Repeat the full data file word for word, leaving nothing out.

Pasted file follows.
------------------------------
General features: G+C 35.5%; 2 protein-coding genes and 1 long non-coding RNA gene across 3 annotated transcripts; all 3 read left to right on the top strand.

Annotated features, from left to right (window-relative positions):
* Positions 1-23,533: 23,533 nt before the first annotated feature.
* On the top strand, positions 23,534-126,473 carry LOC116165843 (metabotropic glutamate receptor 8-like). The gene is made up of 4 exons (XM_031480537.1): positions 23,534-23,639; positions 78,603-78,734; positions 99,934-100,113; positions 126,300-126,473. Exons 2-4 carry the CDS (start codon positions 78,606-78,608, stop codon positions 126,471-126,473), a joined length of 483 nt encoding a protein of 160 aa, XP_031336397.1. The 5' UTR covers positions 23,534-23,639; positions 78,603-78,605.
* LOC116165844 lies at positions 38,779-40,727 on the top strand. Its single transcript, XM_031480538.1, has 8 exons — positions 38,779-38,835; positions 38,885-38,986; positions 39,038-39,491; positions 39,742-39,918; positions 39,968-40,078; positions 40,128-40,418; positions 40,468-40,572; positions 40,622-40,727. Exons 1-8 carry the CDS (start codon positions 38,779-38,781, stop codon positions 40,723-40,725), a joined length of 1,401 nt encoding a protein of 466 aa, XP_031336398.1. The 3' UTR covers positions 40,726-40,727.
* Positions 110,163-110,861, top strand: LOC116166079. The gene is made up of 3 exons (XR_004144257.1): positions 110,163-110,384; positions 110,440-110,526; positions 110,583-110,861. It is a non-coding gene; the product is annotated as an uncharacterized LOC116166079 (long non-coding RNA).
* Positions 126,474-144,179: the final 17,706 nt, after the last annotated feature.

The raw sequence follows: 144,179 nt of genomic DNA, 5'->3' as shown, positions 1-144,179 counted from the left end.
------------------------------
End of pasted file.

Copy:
General features: G+C 35.5%; 2 protein-coding genes and 1 long non-coding RNA gene across 3 annotated transcripts; all 3 read left to right on the top strand.

Annotated features, from left to right (window-relative positions):
* Positions 1-23,533: 23,533 nt before the first annotated feature.
* On the top strand, positions 23,534-126,473 carry LOC116165843 (metabotropic glutamate receptor 8-like). The gene is made up of 4 exons (XM_031480537.1): positions 23,534-23,639; positions 78,603-78,734; positions 99,934-100,113; positions 126,300-126,473. Exons 2-4 carry the CDS (start codon positions 78,606-78,608, stop codon positions 126,471-126,473), a joined length of 483 nt encoding a protein of 160 aa, XP_031336397.1. The 5' UTR covers positions 23,534-23,639; positions 78,603-78,605.
* LOC116165844 lies at positions 38,779-40,727 on the top strand. Its single transcript, XM_031480538.1, has 8 exons — positions 38,779-38,835; positions 38,885-38,986; positions 39,038-39,491; positions 39,742-39,918; positions 39,968-40,078; positions 40,128-40,418; positions 40,468-40,572; positions 40,622-40,727. Exons 1-8 carry the CDS (start codon positions 38,779-38,781, stop codon positions 40,723-40,725), a joined length of 1,401 nt encoding a protein of 466 aa, XP_031336398.1. The 3' UTR covers positions 40,726-40,727.
* Positions 110,163-110,861, top strand: LOC116166079. The gene is made up of 3 exons (XR_004144257.1): positions 110,163-110,384; positions 110,440-110,526; positions 110,583-110,861. It is a non-coding gene; the product is annotated as an uncharacterized LOC116166079 (long non-coding RNA).
* Positions 126,474-144,179: the final 17,706 nt, after the last annotated feature.

The raw sequence follows: 144,179 nt of genomic DNA, 5'->3' as shown, positions 1-144,179 counted from the left end.